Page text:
U.S. Ambassador Robert P. Jackson launched the United States Agency for International Development (USAID) Partnership for Education: Innovating activity today in historic Jamestown, Accra. Innovating is a four-year partnership with the Ministry of Education (MOE) that will work to create a “culture of reading,” in which more children read for pleasure outside the classroom. Ambassador Jackson was joined by Ghanaian government officials, the private sector, traditional and community leaders, educators, parents, and primary school pupils at the launch, which celebrated the power and fun of reading through poetry, performances, animated videos, and read aloud sessions.
Through Innovating, USAID will engage the private sector, civil society, communities, and families to increase the incidence of reading for pleasure in homes and communities. USAID and its partners will undertake nationwide media campaigns that emphasize the value of reading and share approaches that all families can use to help improve reading achievement, even if parents cannot read themselves. USAID will build a strong network of early-grade reading champions and grow public-private partnerships to support home and community-based reading. In addition, USAID will provide direct grants to 800 communities to implement innovative local solutions that encourage reading.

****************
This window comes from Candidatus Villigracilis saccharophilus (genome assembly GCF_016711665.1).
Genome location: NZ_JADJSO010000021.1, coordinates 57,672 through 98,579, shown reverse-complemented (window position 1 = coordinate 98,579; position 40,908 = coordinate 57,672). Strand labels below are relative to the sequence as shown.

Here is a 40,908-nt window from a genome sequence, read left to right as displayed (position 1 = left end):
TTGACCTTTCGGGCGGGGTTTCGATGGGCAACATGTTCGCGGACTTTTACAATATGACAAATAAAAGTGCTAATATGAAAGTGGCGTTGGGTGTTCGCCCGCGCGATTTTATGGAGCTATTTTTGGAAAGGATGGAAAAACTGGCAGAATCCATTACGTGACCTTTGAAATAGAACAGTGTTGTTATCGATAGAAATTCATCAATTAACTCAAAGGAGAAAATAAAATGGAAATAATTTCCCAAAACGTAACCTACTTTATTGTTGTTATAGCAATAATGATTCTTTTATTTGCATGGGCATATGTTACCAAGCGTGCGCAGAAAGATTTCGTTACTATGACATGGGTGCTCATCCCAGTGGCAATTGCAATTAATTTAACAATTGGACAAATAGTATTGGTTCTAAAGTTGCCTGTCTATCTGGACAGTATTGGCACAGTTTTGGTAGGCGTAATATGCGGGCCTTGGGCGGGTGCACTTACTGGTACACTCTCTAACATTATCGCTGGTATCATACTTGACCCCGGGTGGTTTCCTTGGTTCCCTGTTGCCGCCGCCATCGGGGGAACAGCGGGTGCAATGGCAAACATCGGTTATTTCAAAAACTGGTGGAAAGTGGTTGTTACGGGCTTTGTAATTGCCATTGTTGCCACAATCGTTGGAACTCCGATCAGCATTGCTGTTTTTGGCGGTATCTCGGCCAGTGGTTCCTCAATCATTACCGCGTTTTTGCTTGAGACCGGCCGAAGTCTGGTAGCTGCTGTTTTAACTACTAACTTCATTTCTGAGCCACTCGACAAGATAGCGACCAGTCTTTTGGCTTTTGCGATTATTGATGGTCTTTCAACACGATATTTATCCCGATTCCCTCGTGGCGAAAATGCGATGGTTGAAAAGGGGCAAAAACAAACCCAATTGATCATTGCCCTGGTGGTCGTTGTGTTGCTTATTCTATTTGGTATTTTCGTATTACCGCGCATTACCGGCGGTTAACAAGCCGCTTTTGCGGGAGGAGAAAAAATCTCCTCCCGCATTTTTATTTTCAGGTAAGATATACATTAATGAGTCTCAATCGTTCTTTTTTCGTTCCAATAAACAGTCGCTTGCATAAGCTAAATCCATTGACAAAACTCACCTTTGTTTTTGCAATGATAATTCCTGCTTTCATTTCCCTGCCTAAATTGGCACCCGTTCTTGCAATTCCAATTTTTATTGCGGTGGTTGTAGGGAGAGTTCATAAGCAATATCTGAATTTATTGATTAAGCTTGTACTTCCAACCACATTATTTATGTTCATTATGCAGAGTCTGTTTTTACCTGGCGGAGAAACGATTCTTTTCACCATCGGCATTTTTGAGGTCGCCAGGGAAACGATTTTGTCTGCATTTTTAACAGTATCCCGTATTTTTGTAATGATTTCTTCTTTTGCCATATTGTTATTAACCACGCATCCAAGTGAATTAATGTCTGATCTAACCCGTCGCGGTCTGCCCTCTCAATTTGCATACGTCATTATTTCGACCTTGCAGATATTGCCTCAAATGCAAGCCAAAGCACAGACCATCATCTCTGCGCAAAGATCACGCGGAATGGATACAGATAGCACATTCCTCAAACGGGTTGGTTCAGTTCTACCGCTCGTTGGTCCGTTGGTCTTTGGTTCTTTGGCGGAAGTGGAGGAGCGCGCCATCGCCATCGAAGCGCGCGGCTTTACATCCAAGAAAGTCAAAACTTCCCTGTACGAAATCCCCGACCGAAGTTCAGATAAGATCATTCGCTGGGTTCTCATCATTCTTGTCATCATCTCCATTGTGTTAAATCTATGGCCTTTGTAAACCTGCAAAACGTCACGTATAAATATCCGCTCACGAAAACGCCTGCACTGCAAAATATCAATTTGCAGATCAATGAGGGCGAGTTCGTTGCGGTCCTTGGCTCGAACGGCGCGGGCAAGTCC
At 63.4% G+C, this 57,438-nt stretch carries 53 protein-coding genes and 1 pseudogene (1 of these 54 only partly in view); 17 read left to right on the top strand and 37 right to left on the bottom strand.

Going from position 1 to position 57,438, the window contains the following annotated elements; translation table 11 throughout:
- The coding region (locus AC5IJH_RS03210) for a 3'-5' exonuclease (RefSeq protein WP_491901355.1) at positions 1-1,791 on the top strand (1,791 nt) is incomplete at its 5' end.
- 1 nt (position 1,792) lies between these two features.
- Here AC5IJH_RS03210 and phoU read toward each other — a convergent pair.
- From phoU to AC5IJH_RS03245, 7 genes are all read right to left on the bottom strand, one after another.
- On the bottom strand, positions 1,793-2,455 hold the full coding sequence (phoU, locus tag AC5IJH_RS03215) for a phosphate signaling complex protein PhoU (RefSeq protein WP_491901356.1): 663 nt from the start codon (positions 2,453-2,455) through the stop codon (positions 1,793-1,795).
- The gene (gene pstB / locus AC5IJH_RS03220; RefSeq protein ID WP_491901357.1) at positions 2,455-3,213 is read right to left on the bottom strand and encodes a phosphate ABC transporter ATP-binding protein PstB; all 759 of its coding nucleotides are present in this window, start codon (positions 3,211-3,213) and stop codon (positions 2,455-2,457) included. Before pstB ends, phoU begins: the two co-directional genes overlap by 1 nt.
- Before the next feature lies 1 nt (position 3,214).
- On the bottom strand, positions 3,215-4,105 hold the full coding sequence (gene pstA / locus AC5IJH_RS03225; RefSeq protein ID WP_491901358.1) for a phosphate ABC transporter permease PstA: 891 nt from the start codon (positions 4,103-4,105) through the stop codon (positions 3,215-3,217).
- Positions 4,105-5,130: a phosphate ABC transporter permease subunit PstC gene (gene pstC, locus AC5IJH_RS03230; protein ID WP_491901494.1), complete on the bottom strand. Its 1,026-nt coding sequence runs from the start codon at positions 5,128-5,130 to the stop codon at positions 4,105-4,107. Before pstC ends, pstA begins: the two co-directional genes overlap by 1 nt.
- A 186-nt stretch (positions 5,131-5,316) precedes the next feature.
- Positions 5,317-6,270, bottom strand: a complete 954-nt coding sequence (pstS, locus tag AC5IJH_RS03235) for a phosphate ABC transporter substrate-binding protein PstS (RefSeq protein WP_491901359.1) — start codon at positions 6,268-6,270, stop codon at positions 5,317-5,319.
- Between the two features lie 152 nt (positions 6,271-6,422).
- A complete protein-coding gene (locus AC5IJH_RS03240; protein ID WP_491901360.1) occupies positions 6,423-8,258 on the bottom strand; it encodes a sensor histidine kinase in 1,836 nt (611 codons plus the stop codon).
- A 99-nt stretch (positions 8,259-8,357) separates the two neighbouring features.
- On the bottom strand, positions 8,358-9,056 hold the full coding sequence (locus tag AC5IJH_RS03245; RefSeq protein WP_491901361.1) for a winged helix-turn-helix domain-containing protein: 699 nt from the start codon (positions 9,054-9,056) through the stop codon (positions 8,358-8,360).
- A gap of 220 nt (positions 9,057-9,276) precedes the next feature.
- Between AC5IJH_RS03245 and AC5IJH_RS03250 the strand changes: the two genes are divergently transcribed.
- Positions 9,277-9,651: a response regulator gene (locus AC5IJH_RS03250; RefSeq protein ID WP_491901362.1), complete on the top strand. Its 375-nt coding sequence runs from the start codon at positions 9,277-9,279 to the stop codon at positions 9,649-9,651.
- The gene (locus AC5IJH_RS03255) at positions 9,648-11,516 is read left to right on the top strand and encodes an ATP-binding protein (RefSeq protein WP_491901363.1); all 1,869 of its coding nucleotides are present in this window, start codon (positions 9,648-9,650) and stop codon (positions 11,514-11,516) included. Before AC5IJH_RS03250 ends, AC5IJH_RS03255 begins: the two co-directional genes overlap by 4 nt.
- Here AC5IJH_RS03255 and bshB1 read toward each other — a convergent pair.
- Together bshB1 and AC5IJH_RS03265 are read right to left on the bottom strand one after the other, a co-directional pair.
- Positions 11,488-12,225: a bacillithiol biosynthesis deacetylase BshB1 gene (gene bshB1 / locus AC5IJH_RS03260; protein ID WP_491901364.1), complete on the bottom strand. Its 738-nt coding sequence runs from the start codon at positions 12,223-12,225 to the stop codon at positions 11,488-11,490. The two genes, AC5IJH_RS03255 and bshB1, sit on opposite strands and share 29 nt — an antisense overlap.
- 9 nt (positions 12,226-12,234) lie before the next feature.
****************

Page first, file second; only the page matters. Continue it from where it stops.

“One of our top development priorities is to work with the Ghanaian government to improve reading skills in the early grades of primary school. Literacy is a necessary ingredient for national development in the modern world,” said Ambassador Jackson at the launch. “I look forward to working with all of you to foster a culture of reading in Ghana — so that all Ghanaian children are reading and thriving.”
The objective of USAID’s education program is to increase the number of Ghanaian children who are able to read with fluency and comprehension in the early grades of primary school. USAID works with the MOE and its agencies, the private sector, communities, and other stakeholders to achieve this goal by improving school management systems, training teachers and administrators, providing improved reading and learning materials, and promoting a culture of reading.